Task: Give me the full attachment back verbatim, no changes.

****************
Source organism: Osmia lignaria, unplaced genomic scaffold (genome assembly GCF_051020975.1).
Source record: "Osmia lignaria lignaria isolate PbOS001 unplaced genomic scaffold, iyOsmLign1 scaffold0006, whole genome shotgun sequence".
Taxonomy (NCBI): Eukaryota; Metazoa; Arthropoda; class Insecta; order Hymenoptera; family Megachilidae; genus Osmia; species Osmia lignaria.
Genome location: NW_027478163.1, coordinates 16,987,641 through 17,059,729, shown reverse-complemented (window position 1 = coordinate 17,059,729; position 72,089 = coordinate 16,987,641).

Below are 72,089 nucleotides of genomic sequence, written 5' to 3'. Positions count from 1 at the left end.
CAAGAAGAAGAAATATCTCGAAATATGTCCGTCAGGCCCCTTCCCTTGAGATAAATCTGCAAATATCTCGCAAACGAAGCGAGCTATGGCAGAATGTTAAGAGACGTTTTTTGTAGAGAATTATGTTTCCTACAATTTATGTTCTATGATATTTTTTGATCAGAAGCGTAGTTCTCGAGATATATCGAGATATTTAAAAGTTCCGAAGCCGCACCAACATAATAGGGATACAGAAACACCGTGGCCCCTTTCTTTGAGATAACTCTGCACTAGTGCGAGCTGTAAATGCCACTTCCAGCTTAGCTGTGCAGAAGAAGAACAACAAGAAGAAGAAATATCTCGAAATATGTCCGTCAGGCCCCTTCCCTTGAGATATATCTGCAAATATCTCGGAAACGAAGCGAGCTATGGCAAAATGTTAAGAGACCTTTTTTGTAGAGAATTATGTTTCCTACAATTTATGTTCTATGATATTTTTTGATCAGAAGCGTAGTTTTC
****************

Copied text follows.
Source organism: Osmia lignaria, unplaced genomic scaffold (genome assembly GCF_051020975.1).
Source record: "Osmia lignaria lignaria isolate PbOS001 unplaced genomic scaffold, iyOsmLign1 scaffold0006, whole genome shotgun sequence".
Taxonomy (NCBI): Eukaryota; Metazoa; Arthropoda; class Insecta; order Hymenoptera; family Megachilidae; genus Osmia; species Osmia lignaria.
Genome location: NW_027478163.1, coordinates 16,987,641 through 17,059,729, shown reverse-complemented (window position 1 = coordinate 17,059,729; position 72,089 = coordinate 16,987,641).

Below are 72,089 nucleotides of genomic sequence, written 5' to 3'. Positions count from 1 at the left end.
CAAGAAGAAGAAATATCTCGAAATATGTCCGTCAGGCCCCTTCCCTTGAGATAAATCTGCAAATATCTCGCAAACGAAGCGAGCTATGGCAGAATGTTAAGAGACGTTTTTTGTAGAGAATTATGTTTCCTACAATTTATGTTCTATGATATTTTTTGATCAGAAGCGTAGTTCTCGAGATATATCGAGATATTTAAAAGTTCCGAAGCCGCACCAACATAATAGGGATACAGAAACACCGTGGCCCCTTTCTTTGAGATAACTCTGCACTAGTGCGAGCTGTAAATGCCACTTCCAGCTTAGCTGTGCAGAAGAAGAACAACAAGAAGAAGAAATATCTCGAAATATGTCCGTCAGGCCCCTTCCCTTGAGATATATCTGCAAATATCTCGGAAACGAAGCGAGCTATGGCAAAATGTTAAGAGACCTTTTTTGTAGAGAATTATGTTTCCTACAATTTATGTTCTATGATATTTTTTGATCAGAAGCGTAGTTTTC